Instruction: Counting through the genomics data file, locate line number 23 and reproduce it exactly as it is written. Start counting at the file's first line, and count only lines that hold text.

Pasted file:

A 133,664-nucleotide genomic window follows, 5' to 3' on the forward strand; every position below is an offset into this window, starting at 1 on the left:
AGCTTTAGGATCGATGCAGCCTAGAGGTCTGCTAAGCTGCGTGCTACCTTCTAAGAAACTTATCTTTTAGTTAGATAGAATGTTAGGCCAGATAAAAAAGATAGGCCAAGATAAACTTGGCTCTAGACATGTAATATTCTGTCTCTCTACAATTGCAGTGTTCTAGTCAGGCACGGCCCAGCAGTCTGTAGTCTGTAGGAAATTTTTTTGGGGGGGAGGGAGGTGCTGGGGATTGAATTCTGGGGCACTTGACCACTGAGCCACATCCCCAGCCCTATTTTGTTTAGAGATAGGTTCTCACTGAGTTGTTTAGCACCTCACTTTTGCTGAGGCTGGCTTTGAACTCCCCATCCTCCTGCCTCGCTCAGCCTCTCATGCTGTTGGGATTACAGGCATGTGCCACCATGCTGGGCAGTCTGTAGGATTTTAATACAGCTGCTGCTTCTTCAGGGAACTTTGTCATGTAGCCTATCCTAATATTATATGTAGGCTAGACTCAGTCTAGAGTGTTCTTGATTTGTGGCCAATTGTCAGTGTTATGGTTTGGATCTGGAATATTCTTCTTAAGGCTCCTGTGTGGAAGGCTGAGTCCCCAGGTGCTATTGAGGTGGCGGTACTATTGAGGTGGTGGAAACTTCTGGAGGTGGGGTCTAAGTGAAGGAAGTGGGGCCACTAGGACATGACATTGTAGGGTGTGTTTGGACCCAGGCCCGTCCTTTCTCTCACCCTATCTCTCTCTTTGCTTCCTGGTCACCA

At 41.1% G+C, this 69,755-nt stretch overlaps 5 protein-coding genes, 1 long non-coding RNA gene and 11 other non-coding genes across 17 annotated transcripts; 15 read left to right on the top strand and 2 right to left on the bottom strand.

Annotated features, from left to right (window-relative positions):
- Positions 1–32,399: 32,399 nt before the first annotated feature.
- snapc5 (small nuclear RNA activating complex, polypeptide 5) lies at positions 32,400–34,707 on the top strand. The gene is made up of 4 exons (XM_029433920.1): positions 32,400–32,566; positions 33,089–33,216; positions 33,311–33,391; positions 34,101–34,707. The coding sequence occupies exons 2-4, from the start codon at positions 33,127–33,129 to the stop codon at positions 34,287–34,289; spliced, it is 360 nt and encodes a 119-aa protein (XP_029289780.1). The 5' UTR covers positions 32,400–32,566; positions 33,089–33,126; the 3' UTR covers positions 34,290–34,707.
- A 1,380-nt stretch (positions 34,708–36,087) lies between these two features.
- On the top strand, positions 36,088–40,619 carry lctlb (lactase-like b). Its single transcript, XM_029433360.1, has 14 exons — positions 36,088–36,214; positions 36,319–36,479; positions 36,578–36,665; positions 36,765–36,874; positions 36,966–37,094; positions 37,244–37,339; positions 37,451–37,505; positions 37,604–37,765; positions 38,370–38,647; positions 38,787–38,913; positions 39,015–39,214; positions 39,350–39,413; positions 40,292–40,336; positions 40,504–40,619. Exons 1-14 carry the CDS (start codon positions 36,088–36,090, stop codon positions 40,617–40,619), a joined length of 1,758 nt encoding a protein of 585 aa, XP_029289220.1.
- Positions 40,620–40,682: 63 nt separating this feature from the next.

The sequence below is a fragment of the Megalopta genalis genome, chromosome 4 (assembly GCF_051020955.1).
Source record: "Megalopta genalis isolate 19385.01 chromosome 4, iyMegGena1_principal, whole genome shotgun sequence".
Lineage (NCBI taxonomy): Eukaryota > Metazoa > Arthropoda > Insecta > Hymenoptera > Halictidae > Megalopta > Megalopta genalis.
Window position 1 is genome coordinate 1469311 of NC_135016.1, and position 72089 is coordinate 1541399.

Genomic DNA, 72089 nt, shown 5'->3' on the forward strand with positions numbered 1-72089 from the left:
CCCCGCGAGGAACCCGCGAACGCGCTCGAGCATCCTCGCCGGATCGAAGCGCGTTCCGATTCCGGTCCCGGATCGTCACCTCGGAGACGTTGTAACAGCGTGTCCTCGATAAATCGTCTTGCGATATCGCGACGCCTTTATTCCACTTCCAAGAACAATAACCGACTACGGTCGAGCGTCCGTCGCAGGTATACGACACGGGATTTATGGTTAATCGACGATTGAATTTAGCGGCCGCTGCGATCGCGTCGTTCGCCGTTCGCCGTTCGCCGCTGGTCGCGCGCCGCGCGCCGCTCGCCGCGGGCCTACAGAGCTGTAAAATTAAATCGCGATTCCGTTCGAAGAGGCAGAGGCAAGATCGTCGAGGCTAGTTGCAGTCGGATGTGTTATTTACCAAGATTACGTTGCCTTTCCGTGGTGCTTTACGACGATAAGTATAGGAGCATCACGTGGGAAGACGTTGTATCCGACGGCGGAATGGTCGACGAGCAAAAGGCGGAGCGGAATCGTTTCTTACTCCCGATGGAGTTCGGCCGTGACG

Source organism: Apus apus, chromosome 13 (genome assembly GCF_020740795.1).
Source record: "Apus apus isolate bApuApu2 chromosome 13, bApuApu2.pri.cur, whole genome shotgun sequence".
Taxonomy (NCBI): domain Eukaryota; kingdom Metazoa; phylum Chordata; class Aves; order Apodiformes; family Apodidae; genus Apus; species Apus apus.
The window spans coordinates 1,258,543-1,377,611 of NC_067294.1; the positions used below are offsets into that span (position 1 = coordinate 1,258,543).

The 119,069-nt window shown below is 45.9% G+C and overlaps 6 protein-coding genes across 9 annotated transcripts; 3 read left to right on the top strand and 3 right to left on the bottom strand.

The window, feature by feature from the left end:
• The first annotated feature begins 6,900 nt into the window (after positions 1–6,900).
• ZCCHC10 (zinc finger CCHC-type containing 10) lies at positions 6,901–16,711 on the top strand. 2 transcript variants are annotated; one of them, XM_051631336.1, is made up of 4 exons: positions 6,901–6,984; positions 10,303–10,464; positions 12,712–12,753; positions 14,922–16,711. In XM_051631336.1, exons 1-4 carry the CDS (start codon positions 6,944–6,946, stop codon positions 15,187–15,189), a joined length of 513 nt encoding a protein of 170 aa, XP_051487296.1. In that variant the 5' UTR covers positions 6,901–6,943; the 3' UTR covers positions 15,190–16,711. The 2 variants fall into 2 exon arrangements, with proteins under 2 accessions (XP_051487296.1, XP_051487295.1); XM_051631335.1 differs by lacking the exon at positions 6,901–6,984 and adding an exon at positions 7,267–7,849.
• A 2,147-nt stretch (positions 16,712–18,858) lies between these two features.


• ZCCHC10 (zinc finger CCHC-type containing 10) lies at positions 6,901–16,711 on the top strand. 2 transcript variants are annotated; one of them, XM_051631336.1, is made up of 4 exons: positions 6,901–6,984; positions 10,303–10,464; positions 12,712–12,753; positions 14,922–16,711. In XM_051631336.1, exons 1-4 carry the CDS (start codon positions 6,944–6,946, stop codon positions 15,187–15,189), a joined length of 513 nt encoding a protein of 170 aa, XP_051487296.1. In that variant the 5' UTR covers positions 6,901–6,943; the 3' UTR covers positions 15,190–16,711. The 2 variants fall into 2 exon arrangements, with proteins under 2 accessions (XP_051487296.1, XP_051487295.1); XM_051631335.1 differs by lacking the exon at positions 6,901–6,984 and adding an exon at positions 7,267–7,849.